Throughout his present crisis, the prime minister has spent much of his time in his personal comfort zones. While Thai Rak Thai political rallies, with enthusiastic supporters shouting “Go, Thaksin, Go!” can be very soothing, they can also delude him. His recent belligerent speeches have not shown Thaksin to be aware of how widespread public sentiment against him has become. He has described protesters surrounding Government House as having been organised or being stupid “mobs” who plan, plot and conspire.
When confronted with an impromptu reaction like those of the three lady shopkeepers’ when they saw him, Thaksin deemed genuinely taken aback. Shoppers who shouted back their support helped very little, and one reason could be his wife and children experiencing a similar ordeal at The Emporium recently; if the family considered that a one-off incident, then Thaksin’s first-hand experience yesterday must have changed that assumption. Those opposed to his rule seem to have found a new way to deal with what they consider his stubbornness: “Okay, if you think you can handle the political pressure, let’s see how well you cope with social measures.”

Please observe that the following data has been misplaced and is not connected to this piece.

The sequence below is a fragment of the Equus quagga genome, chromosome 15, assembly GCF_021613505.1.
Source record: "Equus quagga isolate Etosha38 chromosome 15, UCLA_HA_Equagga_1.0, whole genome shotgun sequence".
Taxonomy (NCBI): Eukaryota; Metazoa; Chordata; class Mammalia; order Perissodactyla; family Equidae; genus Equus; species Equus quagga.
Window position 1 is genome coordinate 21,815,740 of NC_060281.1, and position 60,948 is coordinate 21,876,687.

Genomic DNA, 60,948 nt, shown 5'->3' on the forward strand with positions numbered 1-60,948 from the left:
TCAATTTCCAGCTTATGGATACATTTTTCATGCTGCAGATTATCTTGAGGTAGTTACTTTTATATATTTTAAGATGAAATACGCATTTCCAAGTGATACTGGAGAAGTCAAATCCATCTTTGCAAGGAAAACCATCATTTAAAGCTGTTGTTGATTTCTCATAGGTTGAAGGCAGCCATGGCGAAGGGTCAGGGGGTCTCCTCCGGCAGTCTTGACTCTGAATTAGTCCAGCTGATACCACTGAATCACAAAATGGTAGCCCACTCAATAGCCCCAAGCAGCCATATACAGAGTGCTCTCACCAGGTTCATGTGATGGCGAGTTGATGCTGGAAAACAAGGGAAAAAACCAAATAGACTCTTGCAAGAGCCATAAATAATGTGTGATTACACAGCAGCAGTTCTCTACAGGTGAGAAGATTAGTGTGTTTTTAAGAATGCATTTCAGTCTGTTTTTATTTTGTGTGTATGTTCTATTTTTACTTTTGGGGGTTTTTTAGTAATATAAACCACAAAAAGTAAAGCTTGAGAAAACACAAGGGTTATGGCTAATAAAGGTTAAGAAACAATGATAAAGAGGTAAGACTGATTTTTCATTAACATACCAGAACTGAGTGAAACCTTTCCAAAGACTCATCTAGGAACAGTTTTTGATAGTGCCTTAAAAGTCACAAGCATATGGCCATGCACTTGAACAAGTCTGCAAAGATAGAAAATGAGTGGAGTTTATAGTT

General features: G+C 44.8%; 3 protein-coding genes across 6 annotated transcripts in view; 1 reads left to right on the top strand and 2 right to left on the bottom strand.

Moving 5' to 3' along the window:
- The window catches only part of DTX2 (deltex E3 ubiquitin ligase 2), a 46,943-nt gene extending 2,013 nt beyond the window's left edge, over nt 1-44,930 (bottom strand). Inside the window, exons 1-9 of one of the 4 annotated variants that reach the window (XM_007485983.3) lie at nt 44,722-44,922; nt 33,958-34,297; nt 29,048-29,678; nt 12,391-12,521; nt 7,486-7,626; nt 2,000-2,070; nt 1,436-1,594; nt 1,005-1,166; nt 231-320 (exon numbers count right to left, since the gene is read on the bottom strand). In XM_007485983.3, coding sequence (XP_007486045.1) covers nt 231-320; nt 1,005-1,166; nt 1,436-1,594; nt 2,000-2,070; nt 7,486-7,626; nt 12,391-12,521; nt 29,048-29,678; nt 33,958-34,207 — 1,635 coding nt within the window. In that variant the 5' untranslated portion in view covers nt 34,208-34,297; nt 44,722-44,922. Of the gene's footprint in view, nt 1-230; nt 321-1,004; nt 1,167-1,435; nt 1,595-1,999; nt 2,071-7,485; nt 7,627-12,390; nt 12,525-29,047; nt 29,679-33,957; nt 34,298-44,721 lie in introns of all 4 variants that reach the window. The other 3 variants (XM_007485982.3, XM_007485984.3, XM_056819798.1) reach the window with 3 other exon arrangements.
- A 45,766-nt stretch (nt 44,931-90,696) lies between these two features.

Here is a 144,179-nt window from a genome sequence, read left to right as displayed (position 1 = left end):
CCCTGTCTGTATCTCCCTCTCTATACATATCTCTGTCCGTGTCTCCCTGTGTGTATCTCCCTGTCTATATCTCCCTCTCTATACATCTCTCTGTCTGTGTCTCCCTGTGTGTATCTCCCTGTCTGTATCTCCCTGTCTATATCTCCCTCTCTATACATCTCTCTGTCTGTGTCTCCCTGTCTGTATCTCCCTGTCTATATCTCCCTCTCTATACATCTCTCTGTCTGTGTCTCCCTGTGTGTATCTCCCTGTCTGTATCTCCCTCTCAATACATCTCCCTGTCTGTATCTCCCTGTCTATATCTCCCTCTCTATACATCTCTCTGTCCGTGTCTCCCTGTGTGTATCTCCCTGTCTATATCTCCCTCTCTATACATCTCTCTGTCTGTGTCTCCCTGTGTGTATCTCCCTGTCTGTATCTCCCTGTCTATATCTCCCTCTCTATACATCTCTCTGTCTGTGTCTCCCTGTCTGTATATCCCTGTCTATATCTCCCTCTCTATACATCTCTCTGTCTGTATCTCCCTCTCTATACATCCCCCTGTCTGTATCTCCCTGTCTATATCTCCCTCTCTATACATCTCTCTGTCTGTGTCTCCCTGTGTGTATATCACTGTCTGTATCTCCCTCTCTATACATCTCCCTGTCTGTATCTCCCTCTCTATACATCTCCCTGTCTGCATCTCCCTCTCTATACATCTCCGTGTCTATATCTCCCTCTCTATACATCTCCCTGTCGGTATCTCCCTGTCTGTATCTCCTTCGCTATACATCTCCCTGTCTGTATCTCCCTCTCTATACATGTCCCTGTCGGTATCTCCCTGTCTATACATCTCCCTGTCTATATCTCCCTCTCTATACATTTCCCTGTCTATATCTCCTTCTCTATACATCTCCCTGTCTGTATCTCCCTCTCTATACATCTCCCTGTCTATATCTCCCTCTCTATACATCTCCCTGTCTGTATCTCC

In the punditocracy, Scott Mcmillan writing in Slate reports on the first free parliamentary election in the Ukraine since their “Orange Revolution.” A familiar story: the depression and dissatisfaction that comes in the wake of People Power; and yet, the genuine restoration of freedom that shouldn’t be overlooked.
Filomeno Sta. Ana III writes in BusinessWorld that the fight against the President will be a long, drawn-out struggle.
Tony Abaya is firmly for extraconstitutional solutions -apparently his objection to past ones were that they included socialists and communists.
Juan Mercado bats for more writers to focus on science and technology (“S&T”). It’s not easy; a decade ago I did one on historical S&T and it was tough to do.
In the blogosphere, Mediashift discusses how, going into the 2006 campaign in the USA, email remains the most effective means for political action online, while blogs appeal mainly to the converted. As one expert he interviewed put it,
“The political blogs we read will echo the moves of campaigners and big [email] lists: sometimes to amplify a campaign message, sometimes to jam it with nasty feedback,” Cornfield told me via email. “Bear in mind that while bloggers get most of the media attention, to campaigners the blogosphere contains a much smaller, if more active, population than the population which receives campaign emails. Email remains the main channel for online politics.”